Author: Tsutomu Miyagawa, Faculty Fellow, RIETI
In early 2019 problems with Japan’s Monthly Labor Survey were revealed, drawing attention to the trustworthiness and role of statistical data. Serving on the Statistics Commission, the author of this article not only finds these events impossible to forget, but also personally regrets what happened, as someone who shares the responsibility for providing better governmental statistics.
However, this article will not explain in detail the uncovered problems with the labor statistics. Instead, its purpose is to use these problems as an opportunity to rethink the importance and role of statistics, as well as the issues currently impacting Japanese governmental statistics.
The volume of Japanese governmental statistics is immense, with 53 different fundamental statistics alone. These statistics are managed by different ministries and their characteristics cannot be easily summarized. This article will therefore focus on GDP statistics, which receive the highest attention among government data and are used to formulate various policies.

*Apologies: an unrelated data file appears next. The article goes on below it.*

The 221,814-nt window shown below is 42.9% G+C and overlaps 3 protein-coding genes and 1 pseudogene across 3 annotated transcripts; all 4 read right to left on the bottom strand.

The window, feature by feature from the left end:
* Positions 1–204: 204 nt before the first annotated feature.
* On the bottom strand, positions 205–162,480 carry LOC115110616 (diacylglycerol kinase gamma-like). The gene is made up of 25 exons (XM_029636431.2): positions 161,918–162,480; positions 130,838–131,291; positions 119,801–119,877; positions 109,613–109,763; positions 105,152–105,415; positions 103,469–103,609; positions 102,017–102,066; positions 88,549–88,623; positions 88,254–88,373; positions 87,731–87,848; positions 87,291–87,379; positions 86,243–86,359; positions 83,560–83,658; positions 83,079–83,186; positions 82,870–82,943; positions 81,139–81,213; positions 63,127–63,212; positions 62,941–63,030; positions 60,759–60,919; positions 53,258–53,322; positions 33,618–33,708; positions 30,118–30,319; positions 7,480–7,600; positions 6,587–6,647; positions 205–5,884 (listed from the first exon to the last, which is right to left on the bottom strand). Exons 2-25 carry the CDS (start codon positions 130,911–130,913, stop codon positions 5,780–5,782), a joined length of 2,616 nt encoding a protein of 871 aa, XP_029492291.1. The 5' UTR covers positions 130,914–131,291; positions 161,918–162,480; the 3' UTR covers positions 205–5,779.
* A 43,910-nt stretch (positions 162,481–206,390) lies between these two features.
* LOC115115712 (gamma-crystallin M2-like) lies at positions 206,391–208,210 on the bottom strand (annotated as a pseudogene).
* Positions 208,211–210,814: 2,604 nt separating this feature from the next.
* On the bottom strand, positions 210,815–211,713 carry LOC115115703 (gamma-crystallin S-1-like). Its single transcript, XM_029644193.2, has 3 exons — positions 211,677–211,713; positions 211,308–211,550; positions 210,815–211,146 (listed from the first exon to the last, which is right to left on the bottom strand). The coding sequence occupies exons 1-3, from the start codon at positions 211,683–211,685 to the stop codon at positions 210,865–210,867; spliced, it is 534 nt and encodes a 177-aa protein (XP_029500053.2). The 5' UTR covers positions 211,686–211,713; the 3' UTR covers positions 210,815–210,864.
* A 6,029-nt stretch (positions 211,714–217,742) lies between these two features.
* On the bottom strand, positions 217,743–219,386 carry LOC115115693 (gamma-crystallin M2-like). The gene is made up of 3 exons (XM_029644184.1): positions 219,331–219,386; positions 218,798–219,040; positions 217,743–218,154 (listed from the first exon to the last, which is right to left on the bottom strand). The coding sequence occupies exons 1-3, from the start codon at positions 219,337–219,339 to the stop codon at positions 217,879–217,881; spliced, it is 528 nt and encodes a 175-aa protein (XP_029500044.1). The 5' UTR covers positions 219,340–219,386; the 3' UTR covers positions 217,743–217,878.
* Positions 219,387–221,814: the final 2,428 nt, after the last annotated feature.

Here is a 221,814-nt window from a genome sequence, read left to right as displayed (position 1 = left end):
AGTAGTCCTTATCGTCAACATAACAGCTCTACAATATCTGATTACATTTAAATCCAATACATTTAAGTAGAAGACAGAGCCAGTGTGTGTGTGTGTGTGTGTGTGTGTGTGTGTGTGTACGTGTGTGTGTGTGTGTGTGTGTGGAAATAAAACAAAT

GDP, a nation’s gross domestic product, is one index within an accounting system used for measuring the entirety of a country’s economic activity, called the System of National Accounts, and this System of National Accounts itself consists of processed data compiled using primary statistics and the like created from administrative record information and questionnaires submitted directly to statistical agencies. This means that the accuracy of the individual primary statistics used for estimates of national accounts also impacts the accuracy of the national accounts. Considering the accuracy, role, and issues of GDP values in this light leads to a broader discussion of issues with many governmental statistics.